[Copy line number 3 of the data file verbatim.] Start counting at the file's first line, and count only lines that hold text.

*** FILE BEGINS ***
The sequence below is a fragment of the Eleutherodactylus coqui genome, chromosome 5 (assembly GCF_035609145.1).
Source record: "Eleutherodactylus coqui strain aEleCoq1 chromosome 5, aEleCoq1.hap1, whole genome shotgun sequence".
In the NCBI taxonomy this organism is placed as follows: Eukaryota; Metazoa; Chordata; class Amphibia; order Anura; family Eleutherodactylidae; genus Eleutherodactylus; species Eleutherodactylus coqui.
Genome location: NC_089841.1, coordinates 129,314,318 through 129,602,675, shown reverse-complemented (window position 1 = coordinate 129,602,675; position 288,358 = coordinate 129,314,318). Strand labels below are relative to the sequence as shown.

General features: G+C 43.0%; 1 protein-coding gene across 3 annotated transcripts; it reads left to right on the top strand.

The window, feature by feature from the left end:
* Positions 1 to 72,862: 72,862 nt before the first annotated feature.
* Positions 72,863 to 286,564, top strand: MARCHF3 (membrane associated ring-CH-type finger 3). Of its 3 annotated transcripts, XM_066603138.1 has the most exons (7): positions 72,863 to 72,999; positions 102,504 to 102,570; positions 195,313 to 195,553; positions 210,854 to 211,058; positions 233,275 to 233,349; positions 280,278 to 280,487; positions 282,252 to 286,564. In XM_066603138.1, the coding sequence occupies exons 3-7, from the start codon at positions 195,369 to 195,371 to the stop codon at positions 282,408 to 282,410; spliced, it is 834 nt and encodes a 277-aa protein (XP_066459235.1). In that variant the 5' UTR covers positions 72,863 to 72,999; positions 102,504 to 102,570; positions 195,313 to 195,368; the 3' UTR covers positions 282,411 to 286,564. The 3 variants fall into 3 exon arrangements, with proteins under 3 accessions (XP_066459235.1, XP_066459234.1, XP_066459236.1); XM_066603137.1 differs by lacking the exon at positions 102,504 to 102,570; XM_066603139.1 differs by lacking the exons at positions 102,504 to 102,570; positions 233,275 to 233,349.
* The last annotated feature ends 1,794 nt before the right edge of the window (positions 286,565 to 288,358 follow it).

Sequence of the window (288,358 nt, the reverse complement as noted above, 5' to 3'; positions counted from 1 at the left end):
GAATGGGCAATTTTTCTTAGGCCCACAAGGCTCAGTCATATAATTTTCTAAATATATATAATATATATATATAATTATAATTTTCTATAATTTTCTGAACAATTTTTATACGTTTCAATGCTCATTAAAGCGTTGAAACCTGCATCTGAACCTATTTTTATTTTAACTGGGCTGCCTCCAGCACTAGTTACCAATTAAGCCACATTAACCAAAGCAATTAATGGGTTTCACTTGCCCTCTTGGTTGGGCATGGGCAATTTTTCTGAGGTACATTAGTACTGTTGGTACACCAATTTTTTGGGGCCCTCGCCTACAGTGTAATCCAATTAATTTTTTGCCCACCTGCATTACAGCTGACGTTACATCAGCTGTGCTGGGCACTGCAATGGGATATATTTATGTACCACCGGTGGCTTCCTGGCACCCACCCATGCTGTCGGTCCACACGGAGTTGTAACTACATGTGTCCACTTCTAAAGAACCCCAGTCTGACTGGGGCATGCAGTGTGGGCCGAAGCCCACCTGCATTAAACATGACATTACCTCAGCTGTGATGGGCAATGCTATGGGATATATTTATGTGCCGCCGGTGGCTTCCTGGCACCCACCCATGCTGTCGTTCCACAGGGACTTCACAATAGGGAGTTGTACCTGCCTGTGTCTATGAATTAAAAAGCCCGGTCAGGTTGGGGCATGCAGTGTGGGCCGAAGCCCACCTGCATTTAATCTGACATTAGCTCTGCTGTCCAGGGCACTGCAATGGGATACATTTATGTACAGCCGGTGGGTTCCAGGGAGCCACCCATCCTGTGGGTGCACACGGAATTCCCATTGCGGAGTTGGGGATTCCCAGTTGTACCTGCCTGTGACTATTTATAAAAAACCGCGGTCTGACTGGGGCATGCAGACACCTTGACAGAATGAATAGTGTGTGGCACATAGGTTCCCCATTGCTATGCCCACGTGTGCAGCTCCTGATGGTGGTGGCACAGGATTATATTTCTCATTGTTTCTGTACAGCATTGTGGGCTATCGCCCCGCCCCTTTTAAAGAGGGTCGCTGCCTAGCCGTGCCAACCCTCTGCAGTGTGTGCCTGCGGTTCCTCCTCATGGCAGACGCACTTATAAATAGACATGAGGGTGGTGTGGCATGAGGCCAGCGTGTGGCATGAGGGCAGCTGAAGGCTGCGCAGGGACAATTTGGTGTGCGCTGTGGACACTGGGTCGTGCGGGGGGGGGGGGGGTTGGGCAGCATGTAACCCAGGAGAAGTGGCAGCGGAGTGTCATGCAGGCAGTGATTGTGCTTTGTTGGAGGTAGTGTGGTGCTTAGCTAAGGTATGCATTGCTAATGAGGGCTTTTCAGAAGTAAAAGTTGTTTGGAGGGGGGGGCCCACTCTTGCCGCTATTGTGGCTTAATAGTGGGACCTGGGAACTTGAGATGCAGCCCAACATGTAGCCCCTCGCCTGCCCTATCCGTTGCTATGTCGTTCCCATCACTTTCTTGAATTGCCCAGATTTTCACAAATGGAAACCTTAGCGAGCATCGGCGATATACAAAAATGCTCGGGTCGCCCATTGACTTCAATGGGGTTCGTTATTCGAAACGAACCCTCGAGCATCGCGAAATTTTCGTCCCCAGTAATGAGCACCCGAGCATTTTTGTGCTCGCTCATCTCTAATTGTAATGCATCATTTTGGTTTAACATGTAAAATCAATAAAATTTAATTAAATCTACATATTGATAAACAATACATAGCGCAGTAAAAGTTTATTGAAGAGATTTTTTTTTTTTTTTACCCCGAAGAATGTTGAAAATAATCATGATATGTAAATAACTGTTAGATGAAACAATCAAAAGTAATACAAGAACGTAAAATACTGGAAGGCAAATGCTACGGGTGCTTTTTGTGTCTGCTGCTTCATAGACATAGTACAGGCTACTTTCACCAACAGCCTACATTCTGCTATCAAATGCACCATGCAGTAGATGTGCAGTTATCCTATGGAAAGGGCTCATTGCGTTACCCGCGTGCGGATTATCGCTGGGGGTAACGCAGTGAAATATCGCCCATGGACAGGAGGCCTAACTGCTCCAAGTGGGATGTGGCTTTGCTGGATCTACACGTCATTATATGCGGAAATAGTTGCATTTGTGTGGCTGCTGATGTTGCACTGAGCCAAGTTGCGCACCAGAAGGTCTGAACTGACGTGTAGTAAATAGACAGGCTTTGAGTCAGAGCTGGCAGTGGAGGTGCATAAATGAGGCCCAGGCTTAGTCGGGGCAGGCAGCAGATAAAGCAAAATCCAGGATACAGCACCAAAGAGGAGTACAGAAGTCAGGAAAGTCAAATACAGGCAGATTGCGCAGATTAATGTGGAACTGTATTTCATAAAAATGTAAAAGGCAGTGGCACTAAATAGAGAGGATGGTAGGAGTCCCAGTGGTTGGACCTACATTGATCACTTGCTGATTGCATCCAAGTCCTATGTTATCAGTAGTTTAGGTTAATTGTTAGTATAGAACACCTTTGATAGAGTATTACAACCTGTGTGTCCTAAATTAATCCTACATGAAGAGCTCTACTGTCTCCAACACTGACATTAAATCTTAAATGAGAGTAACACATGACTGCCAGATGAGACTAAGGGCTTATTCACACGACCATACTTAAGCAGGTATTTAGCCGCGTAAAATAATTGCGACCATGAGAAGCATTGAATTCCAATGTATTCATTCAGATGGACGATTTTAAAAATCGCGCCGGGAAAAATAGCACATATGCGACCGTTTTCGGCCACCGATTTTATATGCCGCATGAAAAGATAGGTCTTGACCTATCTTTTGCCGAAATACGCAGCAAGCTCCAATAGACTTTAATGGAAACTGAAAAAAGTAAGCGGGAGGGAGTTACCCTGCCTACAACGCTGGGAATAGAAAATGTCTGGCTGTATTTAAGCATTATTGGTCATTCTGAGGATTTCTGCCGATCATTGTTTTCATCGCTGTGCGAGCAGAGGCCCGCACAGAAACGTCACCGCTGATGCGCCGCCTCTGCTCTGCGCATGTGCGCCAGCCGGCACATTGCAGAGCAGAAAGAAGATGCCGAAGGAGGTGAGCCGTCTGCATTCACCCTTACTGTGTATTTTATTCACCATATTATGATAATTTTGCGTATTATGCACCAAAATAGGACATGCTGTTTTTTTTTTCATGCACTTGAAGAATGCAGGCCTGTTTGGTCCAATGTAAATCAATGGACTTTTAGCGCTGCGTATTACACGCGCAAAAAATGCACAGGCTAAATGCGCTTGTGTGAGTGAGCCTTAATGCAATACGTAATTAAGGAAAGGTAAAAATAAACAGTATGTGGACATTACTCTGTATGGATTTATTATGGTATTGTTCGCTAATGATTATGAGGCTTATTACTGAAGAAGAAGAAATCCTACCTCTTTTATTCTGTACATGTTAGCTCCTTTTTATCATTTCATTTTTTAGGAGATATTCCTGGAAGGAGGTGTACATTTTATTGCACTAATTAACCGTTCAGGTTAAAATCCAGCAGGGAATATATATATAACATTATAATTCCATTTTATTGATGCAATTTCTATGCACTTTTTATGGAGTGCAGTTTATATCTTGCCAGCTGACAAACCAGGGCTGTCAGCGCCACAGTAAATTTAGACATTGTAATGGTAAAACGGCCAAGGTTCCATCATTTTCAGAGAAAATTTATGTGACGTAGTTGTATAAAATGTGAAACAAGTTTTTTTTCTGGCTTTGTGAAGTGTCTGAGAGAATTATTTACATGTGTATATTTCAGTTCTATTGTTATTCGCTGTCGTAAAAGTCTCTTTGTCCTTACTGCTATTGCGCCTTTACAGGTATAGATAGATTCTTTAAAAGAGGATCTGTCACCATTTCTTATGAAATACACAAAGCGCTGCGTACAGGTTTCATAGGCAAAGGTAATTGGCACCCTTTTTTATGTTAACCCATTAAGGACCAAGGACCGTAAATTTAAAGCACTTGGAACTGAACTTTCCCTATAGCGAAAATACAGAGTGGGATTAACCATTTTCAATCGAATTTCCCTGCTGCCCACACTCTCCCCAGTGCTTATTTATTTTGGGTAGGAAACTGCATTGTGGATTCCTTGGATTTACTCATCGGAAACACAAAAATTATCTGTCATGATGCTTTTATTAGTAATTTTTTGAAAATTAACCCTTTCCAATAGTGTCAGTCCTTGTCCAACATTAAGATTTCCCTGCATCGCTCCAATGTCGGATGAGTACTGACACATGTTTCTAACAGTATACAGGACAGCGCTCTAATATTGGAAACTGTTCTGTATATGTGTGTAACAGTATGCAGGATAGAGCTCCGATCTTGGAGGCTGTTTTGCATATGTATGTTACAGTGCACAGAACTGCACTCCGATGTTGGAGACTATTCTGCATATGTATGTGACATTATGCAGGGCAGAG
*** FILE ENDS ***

In the NCBI taxonomy this organism is placed as follows: Eukaryota; Metazoa; Chordata; class Amphibia; order Anura; family Eleutherodactylidae; genus Eleutherodactylus; species Eleutherodactylus coqui.